Tuesday, January 14, 2020
Pakistan’s government intensified its clampdown on the media, political opposition, and nongovernmental organizations in 2019, Human Rights Watch said today in its World Report 2020.
Media outlets in Pakistan came under increased pressure from authorities for perceived criticism of the government. In some cases, regulatory agencies blocked cable operators from broadcasting networks that aired critical programs. GEO TV, a private television channel, was forced off the air or had its audience’s access restricted as punishment for editorials criticizing the government. On July 9, the Pakistan Electronic Media Regulatory Authority (PEMRA) blocked three television news channels – Capital TV, 24 News HD, and Abbtakk News Network – after they broadcast speeches by opposition leaders. On July 1, PEMRA terminated a live interview with former President Asif Ali Zardari on GEO TV shortly after it began.
“Pakistan’s government is failing in one of the basic duties of a democratic government – providing an enabling environment for free expression and critical voices,” said Brad Adams, Asia director at Human Rights Watch. “Prime Minister Imran Khan’s government should focus on addressing longstanding human rights issues rather than muzzling those who bring attention to them.”
In the 652-page World Report 2020, its 30th edition, Human Rights Watch reviews human rights practices in nearly 100 countries. In his introductory essay, Executive Director Kenneth Roth says that the Chinese government, which depends on repression to stay in power, is carrying out the most intense attack on the global human rights system in decades. He finds that Beijing’s actions both encourage and gain support from autocratic populists around the globe, while Chinese authorities use their economic clout to deter criticism from other governments. It is urgent to resist this assault, which threatens decades of progress on human rights and our future.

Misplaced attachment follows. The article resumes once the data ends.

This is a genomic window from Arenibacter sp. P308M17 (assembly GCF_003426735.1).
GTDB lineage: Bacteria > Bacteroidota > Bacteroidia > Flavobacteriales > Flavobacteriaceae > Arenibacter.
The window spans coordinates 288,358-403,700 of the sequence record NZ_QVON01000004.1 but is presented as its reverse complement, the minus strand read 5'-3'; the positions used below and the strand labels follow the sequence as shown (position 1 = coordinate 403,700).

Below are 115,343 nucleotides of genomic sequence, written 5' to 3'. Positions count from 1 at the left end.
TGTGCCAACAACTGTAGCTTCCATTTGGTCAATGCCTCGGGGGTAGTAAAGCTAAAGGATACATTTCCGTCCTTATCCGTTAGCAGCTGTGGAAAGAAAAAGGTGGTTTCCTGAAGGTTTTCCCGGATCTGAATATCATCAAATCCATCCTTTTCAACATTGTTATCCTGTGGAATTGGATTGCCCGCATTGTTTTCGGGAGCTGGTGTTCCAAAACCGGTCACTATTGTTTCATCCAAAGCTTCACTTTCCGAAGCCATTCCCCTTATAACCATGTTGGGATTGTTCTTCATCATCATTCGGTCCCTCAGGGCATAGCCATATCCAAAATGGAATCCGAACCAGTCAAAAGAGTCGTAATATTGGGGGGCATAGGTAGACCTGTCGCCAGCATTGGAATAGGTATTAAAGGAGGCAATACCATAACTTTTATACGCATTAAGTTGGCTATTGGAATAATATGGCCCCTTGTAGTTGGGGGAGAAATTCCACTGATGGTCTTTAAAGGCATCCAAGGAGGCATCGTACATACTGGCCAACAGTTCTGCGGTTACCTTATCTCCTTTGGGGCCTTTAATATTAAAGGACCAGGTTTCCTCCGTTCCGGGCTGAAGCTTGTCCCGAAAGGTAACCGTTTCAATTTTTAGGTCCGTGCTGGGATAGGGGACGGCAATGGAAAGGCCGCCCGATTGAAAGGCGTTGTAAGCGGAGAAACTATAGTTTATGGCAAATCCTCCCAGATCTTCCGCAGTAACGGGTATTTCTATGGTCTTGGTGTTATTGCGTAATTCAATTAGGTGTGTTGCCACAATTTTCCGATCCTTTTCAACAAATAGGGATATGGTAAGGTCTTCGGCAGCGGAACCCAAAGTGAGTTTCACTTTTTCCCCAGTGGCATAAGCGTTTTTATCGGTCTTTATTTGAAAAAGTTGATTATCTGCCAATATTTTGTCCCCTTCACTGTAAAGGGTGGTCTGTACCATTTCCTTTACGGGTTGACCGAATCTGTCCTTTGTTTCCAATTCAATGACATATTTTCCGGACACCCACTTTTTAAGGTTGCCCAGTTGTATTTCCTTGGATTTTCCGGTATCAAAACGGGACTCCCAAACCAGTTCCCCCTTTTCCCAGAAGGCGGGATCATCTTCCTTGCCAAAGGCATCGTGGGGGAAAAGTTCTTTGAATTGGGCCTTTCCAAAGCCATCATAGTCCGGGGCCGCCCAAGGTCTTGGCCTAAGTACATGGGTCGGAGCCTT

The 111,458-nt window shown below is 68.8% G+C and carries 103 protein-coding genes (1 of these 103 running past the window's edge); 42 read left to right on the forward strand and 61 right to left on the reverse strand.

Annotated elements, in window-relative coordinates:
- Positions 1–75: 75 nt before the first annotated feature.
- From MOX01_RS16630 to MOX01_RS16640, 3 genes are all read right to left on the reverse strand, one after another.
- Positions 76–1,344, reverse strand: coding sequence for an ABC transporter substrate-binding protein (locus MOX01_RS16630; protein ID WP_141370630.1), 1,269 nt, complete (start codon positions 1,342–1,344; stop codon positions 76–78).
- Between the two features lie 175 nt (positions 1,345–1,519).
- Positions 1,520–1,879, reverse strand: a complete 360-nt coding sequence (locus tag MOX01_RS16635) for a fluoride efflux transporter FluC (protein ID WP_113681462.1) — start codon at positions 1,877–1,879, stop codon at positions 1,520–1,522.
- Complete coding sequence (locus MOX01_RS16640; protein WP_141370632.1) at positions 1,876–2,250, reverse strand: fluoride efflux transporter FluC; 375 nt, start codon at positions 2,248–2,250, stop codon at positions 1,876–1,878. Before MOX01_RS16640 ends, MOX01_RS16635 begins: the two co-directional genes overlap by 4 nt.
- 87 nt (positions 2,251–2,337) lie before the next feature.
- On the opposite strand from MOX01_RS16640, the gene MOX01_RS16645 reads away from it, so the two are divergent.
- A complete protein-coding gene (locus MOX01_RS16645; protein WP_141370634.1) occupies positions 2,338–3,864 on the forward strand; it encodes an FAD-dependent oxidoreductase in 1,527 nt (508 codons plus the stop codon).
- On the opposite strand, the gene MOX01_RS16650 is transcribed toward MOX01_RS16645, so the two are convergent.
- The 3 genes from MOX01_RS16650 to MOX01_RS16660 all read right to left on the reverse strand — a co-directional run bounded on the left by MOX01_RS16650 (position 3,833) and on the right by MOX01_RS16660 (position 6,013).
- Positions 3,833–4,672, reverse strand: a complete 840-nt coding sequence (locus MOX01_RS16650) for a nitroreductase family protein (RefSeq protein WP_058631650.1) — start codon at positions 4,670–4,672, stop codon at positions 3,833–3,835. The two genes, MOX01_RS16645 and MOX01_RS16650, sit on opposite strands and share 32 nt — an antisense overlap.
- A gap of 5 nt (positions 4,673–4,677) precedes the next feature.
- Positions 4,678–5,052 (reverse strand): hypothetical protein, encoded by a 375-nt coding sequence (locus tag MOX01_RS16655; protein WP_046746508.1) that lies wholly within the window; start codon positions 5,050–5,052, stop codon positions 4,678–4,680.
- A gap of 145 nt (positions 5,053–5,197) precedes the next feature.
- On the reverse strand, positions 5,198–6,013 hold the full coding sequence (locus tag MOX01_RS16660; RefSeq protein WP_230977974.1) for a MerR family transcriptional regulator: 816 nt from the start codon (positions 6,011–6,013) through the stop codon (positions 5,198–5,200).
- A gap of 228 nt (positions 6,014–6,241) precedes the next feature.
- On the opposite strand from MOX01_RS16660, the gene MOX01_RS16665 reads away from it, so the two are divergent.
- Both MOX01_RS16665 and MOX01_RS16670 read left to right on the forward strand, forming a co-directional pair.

Human Rights Watch received several credible reports of intimidation, harassment, and surveillance of various organizations and their staff by government officials. The government used the Regulation of INGOs (international nongovernmental organizations) in Pakistan policy to impede the registration and functioning of international humanitarian and human rights organizations.
The government also cracked down on members and supporters of political parties. Lawyers and rights groups expressed concerns of denial of due process and fair trial rights after several opposition leaders, including a former head of state and cabinet ministers, were arrested on corruption allegations.
In 2019, the Pakistani government failed to amend or repeal blasphemy law provisions that provide a pretext for violence against religious minorities, as well as arbitrary arrests and prosecution.
While numerous cases of violence against women and girls highlighted the difficulty survivors face getting justice, authorities succeeded in enforcing some key reforms. The Sindh provincial cabinet approved a new law in August providing the right of women agricultural workers to have a written contract, minimum wage, welfare benefits, and gender parity in wages. It was the first time that Pakistan recognized the right of women agricultural workers to unionize.
Pakistani law enforcement agencies were responsible for human rights violations including detention without charge and extrajudicial killings. Pakistan failed to enact a law criminalizing torture despite Pakistan’s obligation to do so under the Convention against Torture.
“Pakistani authorities should acknowledge diversity of opinion as a strength, not a weakness,” Adams said. “Instead of stifling dissent, the government needs to take urgent steps to hold its security forces accountable, repeal discriminatory laws, and demonstrate a genuine commitment to the rule of law.”